I’d had a CT scan once before, although many years earlier, so I knew pretty much what was going to happen. I lay on a platform which moved back and forwards through the centre of a large donut shaped machine. I inhaled and held my breath at certain times, as instructed. When the contrast dye is injected, people tend to get particular feelings in the body. I mostly experienced this as a slightly metallic taste and a hot flush. Some people get a feeling that they need to urinate, but I didn’t notice that. It only takes a couple of minutes to complete the scanning.

The scan itself takes a series of images of slices through the body at close intervals. When these are being analysed by doctors, they are viewed on screen in sequence and the analyst can move from slice to slice in either direction, as if watching a video.

In the couple of hours before starting surgery, I had the opportunity to speak with my anaesthetist. She had a long list of questions for me, most of which had been covered during the pre-med screening. I then saw the surgeon who asked me many of the same questions again (it never hurts to ask things multiple times). He also gave me an examination and drew some arrows on my skin to ensure that once I was in theatre, there would be no ambiguity as to which testicle was being removed.

When they were ready for me, I donned a hospital gown and compression socks, and walked through to the theatre. There I met the anaesthetist again and the nurses who would be assisting with the operation. I was positioned on a bed and had a cannula inserted into the back of my hand through which the anaesthetic would be administered. I went through another round of questions to ensure I was the right patient, in for the right operation, and that I was still not knowingly allergic to any drugs, etc. Once I was given the anaesthetic, I was under within about twenty seconds.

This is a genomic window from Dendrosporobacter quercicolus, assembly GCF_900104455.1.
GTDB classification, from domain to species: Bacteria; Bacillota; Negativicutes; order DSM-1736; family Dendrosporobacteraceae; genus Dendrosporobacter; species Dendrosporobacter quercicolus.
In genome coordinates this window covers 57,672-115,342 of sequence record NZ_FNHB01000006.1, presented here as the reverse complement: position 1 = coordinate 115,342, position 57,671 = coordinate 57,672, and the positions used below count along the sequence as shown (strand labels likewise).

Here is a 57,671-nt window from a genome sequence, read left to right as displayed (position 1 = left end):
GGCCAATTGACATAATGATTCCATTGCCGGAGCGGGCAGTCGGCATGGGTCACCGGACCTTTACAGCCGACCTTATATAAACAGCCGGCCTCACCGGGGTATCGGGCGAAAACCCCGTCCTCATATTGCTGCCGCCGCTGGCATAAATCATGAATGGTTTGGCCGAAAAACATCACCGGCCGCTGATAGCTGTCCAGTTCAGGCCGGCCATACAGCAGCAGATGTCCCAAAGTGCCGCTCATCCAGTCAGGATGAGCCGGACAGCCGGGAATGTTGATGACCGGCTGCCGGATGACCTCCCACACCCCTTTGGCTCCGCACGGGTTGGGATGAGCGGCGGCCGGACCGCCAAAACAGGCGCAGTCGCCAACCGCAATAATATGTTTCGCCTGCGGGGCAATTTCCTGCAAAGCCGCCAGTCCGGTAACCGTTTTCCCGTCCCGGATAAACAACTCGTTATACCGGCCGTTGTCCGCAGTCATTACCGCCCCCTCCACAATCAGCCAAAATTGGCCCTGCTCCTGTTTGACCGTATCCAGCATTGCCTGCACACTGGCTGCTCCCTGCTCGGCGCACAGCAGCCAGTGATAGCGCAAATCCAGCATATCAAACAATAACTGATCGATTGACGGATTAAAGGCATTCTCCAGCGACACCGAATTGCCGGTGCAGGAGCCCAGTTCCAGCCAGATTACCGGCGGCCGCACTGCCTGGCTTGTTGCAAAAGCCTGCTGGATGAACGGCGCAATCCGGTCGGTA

The operation took 30-40 minutes. An incision was made in the groin and the testicle was essentially pushed up from the scrotum and popped out. All the connected vessels were tied off and the incision was stitched and glued closed.

I woke up in a recovery room. The anaesthetist was there to see me come around and was on her way after she’d checked that I was alright. She left me in the care of a nurse and I must have stayed there for almost an hour before being moved to a ward, where Pia was waiting for me.